Vittorio Zecchin, Procession of Princesses, from the cycle The Thousand and One Nights (1914; oil and gilded stucco on canvas, 170 x 149 cm; Venice, Galleria Internazionale d’Arte Moderna di Ca’ Pesaro

At the time, those “immense canvases, with fantasies of Assyrian princesses, Ethiopian slaves, black warriors on gold backgrounds, amid rivulets of silver and constellations of precious stones,” as the playwright Gino Damerini had to write in 1922, did not please: Zecchin seemed a dull, slavish imitator of Gustav Klimt. But it was Damerini himself who defended him: “he stretched, instead, on his canvases in rods, squares, triangles, in eyelets, the peacock-like surfaces of the murrine, arranging them within fantastic and flat figurations that recalled to memory glazed cartoons.”

Certainly, the distrust of those who, upon seeing such an ostentation of decorativism, of the affected pursuit of elegances, of assorted preciosities dotting even the treetops, of openings to secession, will feel a rush of revulsion, cannot be the object of blame. The panels of the Thousand and One Nights may appear excessive, in short: after all, this was a work designed for the dining room of a hotel, and it is natural that decoration should take over. However, it will also be the case to recognize that perhaps no one else, outside of Zecchin, succeeded in combining Central European innovations and Venetian tradition with such consistency. Indeed: for Mario Mondi, with this cycle, and specifically with the use of color that Zecchin demonstrates in the Thousand and One Nights cycle, the Murano painter implements “the most significant and ingenious recovery of the centuries-old and glorious artistic tradition of his city.”

In this cycle, indeed, centuries of Venetian art history follow one another, mingle, merge and meet. There is the tradition of the art of glassmaking, in which Zecchin had trained and to which he would return after abandoning painting as early as 1918, becoming artistic director of Cappellin and Venini glass and then working for various glassworks in the city. The colors and decorations of the cycle painted for the Hotel Terminus are those typical of murrine, the glass mosaics prized in every corner of the world. There is the hieraticity of Byzantine Venice, to which the elongated, distant figures of the princesses and the austere, symmetrical fixity of the warriors refer. There is the intense chromaticism of the Vivarini, for whom Zecchin developed a constant attraction, capable of manifesting itself ever since, in 1909, he had begun to show his works at the exhibitions at Ca’ Pesaro organized by the promoter Bevilacqua La Masa.

And then there are the suggestions that Zecchin was able to deduce by looking around, starting with the composition that necessarily refers to the inspiration of Klimt, whom he met at the 1910 Biennale and never abandoned: Zecchin is probably the closest of the Italian artists to Klimt, perhaps only on a par with Galileo Chini, with respect to whom, however, the approach to the Austrian genius is opposite. Two readings in which the two opposite ways of understanding art that have marked Italian history reverberate: “if Galileo Chini gives a Tuscan interpretation of Klimt’s stimuli, that is, in the sense of line, that is, of drawing, Zecchin gives a wholly Venetian interpretation, that is, in the sense of color,” Mondi wrote again. And then, the allure of the Orientalism in vogue at the time is, meanwhile, in a detail that is perhaps not noticeable at first, since it is easy to blend into the swirl of the decorations, namely the naked breasts of the offertory girls in procession. And it is then in the mystical atmosphere that he refers to the dreamy scenes of Jan Toorop, whom Zecchin had met at the 1905 Biennale, where the Dutchman had brought about twenty of his works: he was for Zecchin a sort of trait d’union between ancient and modern Europe and the mysterious Orient, which Toorop moreover knew firsthand since he was born on the island of Java.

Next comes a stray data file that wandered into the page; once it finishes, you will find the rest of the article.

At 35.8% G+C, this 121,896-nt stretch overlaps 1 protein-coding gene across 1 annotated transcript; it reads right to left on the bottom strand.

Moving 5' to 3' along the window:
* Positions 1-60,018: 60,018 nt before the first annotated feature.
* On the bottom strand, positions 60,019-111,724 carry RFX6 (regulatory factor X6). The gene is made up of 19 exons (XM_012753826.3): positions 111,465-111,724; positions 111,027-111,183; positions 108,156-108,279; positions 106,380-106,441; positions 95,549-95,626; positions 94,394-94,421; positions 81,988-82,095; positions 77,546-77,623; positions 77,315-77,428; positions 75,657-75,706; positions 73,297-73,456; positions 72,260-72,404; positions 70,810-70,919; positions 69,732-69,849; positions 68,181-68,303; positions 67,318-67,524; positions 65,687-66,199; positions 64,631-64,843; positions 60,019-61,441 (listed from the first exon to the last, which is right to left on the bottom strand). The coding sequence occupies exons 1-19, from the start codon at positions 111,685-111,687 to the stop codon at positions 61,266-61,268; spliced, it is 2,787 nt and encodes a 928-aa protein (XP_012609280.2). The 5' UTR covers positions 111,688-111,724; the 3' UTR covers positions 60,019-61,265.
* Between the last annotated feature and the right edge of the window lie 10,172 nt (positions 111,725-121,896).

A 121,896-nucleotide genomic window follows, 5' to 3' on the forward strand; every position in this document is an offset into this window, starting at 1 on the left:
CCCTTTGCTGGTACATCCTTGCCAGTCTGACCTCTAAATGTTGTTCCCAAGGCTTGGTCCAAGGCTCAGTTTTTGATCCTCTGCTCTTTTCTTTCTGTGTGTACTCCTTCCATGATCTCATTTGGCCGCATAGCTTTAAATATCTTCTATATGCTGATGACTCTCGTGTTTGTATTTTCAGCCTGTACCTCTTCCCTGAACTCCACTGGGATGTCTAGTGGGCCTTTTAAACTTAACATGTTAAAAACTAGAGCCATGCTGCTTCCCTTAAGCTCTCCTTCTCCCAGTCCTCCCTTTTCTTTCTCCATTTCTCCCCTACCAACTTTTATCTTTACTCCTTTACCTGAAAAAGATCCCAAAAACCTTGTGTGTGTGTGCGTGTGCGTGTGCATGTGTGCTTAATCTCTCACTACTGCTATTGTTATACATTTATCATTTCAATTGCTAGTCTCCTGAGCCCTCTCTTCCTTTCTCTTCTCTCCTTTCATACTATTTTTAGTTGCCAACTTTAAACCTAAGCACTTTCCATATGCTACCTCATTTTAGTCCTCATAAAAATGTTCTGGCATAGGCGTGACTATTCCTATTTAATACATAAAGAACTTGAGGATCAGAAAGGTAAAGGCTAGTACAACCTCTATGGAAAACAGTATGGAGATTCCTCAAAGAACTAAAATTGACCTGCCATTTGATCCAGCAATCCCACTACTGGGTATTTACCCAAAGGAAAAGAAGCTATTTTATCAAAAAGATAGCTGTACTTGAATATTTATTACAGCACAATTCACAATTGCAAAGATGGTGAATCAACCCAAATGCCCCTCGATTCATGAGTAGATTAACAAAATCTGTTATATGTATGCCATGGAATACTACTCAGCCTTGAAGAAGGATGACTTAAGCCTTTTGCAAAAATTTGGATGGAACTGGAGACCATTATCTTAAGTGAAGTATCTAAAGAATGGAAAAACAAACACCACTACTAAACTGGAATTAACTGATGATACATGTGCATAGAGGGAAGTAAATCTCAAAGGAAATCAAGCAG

After One Thousand and One Nights, Zecchin would gradually abandon painting and turn to the applied arts. When the painter was painting Aladdin and his enchanted court, perhaps one could still afford to fly over the imagined Orient by soaring on the flying carpets of Arab mythology, to dream of magical and distant worlds, to bask in the fantastical visions of fabulous processions of Persian princesses. Then, the following year, World War I would sound a rude and bleak awakening in Italy as well.

If you enjoyed this article, read previous ones in the same series: Gabriele Bella’sConcerto; Plinio Nomellini’sRed Nymph;Guercino’sApparition of Christ to His Mother; Titian’sMagdalene.